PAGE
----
Google’s Stadia presents an interesting promise. We went hands on with the service when it was reveaeed at GDC, but we got to try it again at E3, and were impressed with how well Doom Eternal ran (in HD only, because 4K isn’t available yet). Thankfully, during our demo, we got the chance to clear the air about a few misconceptions that have circulated around the topic of game streaming.
How will Stadia handle small text and other fine details when users play games on their phone? Obviously, some things won’t read as easily on the phone as they do on a living room television.
The official line from Google is, “We’re working with developers to optimize their game design and experiences for each screen. Stadia games will be responsive to the screens they play on, so things like font sizes will be appropriate per device/screen.” That sounds promising, but we’ll have to wait until closer to launch to see how every game works on phones.
If a user gets banned from YouTube or Google, will they have to worry about losing all their Stadia games?
The official line from Google is, “Our enforcement policy will be separate from YouTube’s. Of course, we will have comprehensive settings for players to control who they are playing with. Our priority is making sure Stadia is a safe place to play, and that players are comfortable and enjoy all of their experiences on the platform.” This sounds promising, but again we’ll have to wait until Stadia’s release to test some of these specific cases.
Can you download Google Stadia games? Sure, this is antithetical to the whole concept, but what if you want to download a game to play it because you won’t be near Wi-Fi similar to how Netflix allows you to download content? Some fans might want this option.
Unfortunately, Google has no plans to support downloading games right now, because Stadia is a data center-driven console that lives in the cloud.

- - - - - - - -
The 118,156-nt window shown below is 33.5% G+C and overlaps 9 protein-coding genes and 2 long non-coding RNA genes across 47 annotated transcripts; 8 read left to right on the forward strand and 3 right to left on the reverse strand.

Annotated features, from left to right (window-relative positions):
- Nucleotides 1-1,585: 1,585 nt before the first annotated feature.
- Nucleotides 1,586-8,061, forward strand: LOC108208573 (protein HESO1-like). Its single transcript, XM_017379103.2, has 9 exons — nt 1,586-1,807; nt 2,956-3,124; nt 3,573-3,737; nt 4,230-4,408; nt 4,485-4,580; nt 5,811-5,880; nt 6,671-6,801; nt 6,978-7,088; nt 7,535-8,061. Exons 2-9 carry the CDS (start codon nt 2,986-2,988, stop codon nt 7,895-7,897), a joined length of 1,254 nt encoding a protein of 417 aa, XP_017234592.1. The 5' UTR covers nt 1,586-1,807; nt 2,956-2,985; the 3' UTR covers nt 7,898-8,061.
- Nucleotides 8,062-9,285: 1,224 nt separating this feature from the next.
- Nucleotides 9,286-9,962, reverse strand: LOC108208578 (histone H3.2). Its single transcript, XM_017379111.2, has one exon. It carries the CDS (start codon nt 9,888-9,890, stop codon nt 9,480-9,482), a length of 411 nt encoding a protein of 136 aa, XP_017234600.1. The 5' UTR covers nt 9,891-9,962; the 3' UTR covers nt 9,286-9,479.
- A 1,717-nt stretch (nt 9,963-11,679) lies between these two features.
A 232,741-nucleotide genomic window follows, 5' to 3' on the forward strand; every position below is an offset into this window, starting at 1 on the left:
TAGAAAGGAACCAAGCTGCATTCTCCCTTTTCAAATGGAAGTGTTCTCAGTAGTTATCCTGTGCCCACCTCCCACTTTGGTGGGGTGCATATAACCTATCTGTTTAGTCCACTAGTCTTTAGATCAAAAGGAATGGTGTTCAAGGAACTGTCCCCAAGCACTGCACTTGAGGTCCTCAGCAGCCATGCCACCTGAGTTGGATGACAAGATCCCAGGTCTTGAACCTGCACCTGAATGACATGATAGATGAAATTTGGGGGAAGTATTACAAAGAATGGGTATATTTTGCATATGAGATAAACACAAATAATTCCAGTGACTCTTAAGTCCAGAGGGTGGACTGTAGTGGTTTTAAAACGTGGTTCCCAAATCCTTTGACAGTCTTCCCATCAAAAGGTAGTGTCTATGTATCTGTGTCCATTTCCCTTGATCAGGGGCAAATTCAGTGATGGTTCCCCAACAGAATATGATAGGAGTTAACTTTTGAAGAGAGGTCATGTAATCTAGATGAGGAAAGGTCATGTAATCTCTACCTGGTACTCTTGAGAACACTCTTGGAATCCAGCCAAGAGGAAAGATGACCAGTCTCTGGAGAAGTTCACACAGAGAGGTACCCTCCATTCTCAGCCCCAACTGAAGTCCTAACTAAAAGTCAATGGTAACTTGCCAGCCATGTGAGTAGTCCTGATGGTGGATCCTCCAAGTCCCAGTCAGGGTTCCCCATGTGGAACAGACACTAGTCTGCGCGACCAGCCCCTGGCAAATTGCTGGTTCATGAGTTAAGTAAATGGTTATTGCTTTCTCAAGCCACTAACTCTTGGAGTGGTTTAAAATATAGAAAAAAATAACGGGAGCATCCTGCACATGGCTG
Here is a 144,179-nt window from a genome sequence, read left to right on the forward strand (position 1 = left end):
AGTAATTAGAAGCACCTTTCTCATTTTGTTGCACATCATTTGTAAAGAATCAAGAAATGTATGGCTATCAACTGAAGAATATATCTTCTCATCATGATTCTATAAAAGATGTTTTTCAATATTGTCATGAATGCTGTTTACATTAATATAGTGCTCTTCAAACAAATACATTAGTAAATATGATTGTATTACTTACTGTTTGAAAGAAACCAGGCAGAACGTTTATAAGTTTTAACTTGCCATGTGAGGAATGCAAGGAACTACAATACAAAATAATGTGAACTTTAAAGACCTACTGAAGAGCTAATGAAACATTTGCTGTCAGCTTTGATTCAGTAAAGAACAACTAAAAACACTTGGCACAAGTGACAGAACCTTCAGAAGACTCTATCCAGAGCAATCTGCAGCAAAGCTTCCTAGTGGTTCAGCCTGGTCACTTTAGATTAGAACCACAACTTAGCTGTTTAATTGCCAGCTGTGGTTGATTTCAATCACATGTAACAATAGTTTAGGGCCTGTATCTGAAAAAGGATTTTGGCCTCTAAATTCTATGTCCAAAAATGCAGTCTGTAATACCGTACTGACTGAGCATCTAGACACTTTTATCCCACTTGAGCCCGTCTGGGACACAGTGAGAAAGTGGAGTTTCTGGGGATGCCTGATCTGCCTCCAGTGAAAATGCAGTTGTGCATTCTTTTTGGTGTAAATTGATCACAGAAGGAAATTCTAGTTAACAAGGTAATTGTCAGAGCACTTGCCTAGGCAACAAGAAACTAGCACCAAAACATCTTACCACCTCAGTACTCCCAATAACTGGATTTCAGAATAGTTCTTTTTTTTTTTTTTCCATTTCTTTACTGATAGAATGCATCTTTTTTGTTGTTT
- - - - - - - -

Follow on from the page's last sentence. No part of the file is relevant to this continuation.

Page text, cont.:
Some rumors have speculated that Stadia could use up to 10 gigabytes of data an hour, which could be a problem for users if they stream games over their cellular network. Are these numbers accurate?
To be clear, Google hasn’t confirmed if users will even be able to steam games over cellular data. If we had to guess, we’d say that this option won’t be available at launch. Users will be able to stream games over Wi-Fi, but Google hasn’t released official statistics on how much data the service will use each hour. A lot of the numbers floating around are based on conjecture (However, this conjecture is based on good data and Stadia’s minimum download speeds).
Will Stadia games have demos?
It’s content-dependent, and largely dependent on developers and publishers, but it sounds like many Stadia games will have demos for the public to try to free.
Enough serious questions. This one is for the kids. Were the icons at Stadia’s announcement an allusion to actual games that are coming to the service?
The short answer: No. Those icons were meant to represent overall gaming genres and weren’t a tease for future projects.